ILLUMINATI, "CDEP2"
Planetsounds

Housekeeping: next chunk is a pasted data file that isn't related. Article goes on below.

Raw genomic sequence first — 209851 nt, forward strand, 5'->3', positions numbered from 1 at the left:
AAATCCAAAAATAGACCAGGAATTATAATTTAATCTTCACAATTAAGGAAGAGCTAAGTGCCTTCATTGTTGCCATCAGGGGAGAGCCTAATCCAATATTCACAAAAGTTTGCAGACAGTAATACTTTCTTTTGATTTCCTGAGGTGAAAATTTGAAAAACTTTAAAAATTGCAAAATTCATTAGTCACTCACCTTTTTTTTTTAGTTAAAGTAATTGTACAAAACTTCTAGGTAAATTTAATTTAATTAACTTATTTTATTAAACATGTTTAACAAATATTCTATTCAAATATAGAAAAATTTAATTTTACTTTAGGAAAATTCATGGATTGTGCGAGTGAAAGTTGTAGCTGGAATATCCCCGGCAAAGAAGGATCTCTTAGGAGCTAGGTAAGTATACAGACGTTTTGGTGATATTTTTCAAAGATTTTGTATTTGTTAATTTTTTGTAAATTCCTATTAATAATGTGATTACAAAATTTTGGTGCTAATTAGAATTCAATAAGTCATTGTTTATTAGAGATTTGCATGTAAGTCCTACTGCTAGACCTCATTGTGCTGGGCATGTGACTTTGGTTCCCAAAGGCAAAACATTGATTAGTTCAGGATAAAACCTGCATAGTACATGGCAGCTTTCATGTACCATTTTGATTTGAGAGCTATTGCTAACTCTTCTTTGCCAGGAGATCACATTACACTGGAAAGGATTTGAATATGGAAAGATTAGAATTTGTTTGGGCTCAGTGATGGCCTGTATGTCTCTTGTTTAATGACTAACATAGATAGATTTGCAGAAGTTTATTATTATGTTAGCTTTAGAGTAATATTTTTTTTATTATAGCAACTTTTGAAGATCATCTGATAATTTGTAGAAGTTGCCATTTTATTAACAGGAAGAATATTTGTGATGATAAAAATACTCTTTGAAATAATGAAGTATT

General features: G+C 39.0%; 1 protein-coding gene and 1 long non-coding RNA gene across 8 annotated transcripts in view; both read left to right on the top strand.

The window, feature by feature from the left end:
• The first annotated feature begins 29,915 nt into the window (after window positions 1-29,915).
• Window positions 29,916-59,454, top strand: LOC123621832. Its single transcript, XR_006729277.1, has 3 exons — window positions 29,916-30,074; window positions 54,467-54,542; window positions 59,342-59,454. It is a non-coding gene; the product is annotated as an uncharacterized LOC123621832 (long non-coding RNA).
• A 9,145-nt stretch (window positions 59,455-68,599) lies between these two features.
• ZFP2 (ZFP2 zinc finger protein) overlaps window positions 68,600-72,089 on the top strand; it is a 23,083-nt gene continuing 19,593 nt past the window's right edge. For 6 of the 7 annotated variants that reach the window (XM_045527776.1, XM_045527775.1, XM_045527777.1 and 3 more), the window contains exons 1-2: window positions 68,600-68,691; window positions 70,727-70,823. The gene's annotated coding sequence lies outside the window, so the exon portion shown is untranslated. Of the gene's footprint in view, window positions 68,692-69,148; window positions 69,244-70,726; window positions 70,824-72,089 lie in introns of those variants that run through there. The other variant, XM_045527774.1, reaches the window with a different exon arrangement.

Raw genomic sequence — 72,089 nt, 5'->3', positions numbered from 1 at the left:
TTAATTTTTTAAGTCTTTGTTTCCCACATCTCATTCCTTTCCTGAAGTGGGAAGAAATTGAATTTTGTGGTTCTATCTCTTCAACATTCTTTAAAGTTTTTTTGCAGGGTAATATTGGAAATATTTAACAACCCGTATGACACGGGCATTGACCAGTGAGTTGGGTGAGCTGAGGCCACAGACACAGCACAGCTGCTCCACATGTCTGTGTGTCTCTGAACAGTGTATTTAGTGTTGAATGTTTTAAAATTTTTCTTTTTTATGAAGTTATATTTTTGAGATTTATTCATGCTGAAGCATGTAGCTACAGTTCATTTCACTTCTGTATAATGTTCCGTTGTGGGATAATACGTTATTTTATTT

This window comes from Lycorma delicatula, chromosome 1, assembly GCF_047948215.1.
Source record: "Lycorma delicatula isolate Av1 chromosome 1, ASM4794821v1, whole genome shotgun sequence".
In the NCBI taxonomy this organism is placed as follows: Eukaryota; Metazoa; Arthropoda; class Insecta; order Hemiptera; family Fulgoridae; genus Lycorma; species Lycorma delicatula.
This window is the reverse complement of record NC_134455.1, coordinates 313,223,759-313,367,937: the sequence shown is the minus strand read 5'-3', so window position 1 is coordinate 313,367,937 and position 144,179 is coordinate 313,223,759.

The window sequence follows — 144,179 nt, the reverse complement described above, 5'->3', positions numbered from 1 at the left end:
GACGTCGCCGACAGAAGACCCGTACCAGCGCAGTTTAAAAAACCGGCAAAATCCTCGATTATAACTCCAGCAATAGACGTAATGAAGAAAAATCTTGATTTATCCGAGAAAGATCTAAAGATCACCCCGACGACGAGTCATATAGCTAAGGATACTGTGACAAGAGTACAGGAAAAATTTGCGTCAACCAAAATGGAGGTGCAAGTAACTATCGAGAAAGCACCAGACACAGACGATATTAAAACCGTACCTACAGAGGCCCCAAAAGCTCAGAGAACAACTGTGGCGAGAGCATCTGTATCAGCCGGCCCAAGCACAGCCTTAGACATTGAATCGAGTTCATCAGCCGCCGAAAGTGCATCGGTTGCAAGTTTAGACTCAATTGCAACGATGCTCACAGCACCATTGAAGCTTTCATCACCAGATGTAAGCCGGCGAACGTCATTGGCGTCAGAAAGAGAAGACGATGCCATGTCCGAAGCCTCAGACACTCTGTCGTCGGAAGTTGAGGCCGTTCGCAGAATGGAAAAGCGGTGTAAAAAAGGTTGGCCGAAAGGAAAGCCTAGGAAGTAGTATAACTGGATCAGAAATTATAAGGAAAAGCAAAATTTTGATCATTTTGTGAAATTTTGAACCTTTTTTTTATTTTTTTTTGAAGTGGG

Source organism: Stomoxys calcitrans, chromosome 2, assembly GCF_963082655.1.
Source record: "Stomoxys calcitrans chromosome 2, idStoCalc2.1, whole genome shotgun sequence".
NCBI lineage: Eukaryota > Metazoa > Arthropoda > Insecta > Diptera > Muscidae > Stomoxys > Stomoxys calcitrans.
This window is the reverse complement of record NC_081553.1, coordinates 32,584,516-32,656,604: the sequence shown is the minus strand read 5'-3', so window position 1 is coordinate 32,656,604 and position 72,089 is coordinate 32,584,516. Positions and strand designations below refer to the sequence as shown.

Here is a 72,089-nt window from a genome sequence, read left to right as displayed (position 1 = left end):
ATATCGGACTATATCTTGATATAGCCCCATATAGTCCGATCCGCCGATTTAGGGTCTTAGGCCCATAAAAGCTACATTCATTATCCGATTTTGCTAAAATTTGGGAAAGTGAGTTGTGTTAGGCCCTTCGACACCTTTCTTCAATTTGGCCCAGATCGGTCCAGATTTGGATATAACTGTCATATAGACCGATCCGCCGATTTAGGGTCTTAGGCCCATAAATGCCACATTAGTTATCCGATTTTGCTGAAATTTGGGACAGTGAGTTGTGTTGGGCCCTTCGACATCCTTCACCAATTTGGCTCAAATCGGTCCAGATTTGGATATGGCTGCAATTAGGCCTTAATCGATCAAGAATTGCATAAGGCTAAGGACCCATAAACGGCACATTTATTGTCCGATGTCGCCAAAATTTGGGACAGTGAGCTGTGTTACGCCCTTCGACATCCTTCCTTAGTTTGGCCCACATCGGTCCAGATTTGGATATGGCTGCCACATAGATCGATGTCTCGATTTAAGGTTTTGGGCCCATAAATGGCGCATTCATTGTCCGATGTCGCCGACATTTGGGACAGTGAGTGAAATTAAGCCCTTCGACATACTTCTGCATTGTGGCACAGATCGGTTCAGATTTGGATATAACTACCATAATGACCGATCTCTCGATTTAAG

You'd be hard pushed to realise that samples from classical music form the core of the second Illuminati EP, as they've mostly been utterly distorted and pulverised beyond recognition. A middle aged electrician commented that this reminded him of Soft Machine which is odd because Dave Clarkson of Illuminati and Planetsounds is a big fan of theirs, but I'd never have thought it was something that sounded similar. When I mentioned the comparison to Dave he asked if it was the third track, "Glass Box Trap" which chucks a melodic keyboard jitter over thrumming double drone backbone, and a nasal voice muttering disgruntled and nebulous. If I was going to fling comparisons at Illuminati though I'd have to mention Throbbing Gristle, particularly "DOA," but I think I did that with the first EP. This one has the same picture on the cover, but inverted to negative and in some ways this a darker and more menacing trip. A deep singular pulse beat opens the strange door onto a microscope resolution for "Midget Germs" which vibrate ominously in hell spawned misery. Feedback screams and muffled moans punctuate this tortured cancerous eyeball injection. The poor germs don't stand a chance when "Argenteum Atavism" squirts beatnoise bleach all over them. Crunching along in hectic overloaded abandon, this is what it might sound like if Aphex Twin tried to put one over on Non. Just as the melody creeps in one final crash collapses into semi-ambient bleepscape gurgling. The fourth and final track swings "The Strange Door" shut and desperate knocking can be heard from outside as the germs shut outside slowly fizzle to their demise, and a new dawn of lush angelic keyboard bursts across the blackened sky. Distant thunder rumbles.